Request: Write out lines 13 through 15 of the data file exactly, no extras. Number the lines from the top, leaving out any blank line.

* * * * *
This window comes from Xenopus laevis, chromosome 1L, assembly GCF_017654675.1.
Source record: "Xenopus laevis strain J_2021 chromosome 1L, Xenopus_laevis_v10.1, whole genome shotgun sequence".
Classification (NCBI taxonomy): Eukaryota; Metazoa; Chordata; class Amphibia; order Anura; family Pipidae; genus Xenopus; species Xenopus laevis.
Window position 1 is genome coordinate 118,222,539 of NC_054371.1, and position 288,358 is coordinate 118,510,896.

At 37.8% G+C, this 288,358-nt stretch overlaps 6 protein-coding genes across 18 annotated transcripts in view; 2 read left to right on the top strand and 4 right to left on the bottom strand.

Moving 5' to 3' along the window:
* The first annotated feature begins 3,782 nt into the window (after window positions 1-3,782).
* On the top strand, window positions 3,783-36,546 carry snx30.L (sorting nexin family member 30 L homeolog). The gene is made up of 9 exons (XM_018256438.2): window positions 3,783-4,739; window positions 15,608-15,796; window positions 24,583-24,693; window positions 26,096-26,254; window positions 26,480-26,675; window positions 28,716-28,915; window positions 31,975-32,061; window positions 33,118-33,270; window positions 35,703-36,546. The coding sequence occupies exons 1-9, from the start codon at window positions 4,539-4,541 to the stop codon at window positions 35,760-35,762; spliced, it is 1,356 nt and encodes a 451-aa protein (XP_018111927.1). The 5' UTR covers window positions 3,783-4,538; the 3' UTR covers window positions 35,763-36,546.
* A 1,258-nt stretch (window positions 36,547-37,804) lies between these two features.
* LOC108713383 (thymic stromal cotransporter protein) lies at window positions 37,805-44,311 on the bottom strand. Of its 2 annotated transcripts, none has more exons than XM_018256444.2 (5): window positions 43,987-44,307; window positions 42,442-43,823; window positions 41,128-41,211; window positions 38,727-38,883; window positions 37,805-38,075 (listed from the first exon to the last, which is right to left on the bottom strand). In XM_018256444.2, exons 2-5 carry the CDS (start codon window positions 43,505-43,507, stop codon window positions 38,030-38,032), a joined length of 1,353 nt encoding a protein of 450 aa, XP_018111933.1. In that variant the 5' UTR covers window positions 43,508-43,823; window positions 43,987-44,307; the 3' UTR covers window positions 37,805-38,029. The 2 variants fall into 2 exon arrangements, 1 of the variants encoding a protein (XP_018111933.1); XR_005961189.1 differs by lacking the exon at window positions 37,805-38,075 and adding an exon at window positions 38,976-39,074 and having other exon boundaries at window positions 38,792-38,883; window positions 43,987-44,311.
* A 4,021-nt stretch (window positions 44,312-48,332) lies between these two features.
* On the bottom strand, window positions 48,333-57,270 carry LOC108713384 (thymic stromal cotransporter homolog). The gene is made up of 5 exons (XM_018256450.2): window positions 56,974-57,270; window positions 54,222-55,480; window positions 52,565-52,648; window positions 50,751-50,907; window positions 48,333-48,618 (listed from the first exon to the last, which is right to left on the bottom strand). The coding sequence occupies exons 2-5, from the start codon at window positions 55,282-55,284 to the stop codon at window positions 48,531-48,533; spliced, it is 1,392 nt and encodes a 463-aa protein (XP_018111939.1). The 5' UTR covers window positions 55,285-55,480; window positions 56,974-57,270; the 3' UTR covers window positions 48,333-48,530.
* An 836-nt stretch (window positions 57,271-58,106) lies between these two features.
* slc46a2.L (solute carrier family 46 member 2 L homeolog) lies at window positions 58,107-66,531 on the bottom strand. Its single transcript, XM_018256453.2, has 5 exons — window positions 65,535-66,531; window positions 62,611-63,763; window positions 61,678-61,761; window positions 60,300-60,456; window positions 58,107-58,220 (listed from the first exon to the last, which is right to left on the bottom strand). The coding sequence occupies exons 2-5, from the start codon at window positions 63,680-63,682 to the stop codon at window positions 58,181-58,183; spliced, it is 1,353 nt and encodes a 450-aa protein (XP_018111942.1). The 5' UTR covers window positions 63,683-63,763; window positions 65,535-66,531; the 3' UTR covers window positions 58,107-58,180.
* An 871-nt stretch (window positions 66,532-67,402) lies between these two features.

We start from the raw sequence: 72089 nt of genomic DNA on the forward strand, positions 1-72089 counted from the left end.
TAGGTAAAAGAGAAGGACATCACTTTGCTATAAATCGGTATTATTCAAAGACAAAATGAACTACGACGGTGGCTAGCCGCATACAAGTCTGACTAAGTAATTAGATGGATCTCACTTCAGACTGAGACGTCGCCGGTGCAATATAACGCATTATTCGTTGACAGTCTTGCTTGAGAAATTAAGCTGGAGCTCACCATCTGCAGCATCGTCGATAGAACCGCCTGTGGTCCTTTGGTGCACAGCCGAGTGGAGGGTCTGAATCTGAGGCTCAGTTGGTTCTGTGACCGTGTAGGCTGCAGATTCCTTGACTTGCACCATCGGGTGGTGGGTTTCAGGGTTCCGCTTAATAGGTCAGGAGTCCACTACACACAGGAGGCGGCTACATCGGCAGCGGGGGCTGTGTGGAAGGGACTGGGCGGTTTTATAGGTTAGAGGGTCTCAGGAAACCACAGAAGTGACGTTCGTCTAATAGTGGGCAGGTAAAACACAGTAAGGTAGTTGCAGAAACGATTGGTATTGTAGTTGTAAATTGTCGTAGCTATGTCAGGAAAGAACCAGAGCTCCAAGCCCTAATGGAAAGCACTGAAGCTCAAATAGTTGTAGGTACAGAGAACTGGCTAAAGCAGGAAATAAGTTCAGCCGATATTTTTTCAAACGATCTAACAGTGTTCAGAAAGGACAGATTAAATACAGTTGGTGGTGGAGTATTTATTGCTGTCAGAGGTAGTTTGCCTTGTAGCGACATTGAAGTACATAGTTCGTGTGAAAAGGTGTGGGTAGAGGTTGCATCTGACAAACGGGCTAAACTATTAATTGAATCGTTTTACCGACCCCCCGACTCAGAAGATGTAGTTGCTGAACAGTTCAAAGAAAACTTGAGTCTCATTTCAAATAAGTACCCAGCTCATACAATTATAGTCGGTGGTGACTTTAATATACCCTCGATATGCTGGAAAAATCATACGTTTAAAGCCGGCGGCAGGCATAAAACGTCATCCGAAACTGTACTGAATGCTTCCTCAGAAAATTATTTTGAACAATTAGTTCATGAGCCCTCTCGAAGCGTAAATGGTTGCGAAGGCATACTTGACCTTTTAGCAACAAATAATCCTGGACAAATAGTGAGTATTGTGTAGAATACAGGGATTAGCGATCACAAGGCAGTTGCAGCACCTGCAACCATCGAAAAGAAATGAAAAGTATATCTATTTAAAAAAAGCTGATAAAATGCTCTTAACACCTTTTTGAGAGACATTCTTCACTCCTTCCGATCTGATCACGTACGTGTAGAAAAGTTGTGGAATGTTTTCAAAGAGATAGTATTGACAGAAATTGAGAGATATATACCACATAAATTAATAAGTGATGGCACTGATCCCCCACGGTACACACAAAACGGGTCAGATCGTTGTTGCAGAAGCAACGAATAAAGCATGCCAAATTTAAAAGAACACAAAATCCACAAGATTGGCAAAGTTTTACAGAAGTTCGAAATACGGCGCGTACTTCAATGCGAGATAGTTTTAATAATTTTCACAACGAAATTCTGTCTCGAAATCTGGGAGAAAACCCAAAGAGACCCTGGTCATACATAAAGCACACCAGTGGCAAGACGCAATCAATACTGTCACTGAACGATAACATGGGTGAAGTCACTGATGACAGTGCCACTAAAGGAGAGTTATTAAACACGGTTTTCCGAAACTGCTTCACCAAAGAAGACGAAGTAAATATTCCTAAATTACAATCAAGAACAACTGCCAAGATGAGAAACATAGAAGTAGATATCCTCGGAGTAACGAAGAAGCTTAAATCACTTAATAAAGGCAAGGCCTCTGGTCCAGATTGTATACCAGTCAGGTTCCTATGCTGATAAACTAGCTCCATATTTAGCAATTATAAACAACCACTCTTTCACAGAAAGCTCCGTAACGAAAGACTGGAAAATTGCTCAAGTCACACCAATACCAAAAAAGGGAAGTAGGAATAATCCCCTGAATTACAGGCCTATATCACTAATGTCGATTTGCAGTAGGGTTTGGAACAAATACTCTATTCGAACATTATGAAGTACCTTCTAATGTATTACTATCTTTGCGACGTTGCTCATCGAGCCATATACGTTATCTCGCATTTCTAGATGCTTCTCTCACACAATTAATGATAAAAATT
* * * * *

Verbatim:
* An 836-nt stretch (window positions 57,271-58,106) lies between these two features.
* slc46a2.L (solute carrier family 46 member 2 L homeolog) lies at window positions 58,107-66,531 on the bottom strand. Its single transcript, XM_018256453.2, has 5 exons — window positions 65,535-66,531; window positions 62,611-63,763; window positions 61,678-61,761; window positions 60,300-60,456; window positions 58,107-58,220 (listed from the first exon to the last, which is right to left on the bottom strand). The coding sequence occupies exons 2-5, from the start codon at window positions 63,680-63,682 to the stop codon at window positions 58,181-58,183; spliced, it is 1,353 nt and encodes a 450-aa protein (XP_018111942.1). The 5' UTR covers window positions 63,683-63,763; window positions 65,535-66,531; the 3' UTR covers window positions 58,107-58,180.
* An 871-nt stretch (window positions 66,532-67,402) lies between these two features.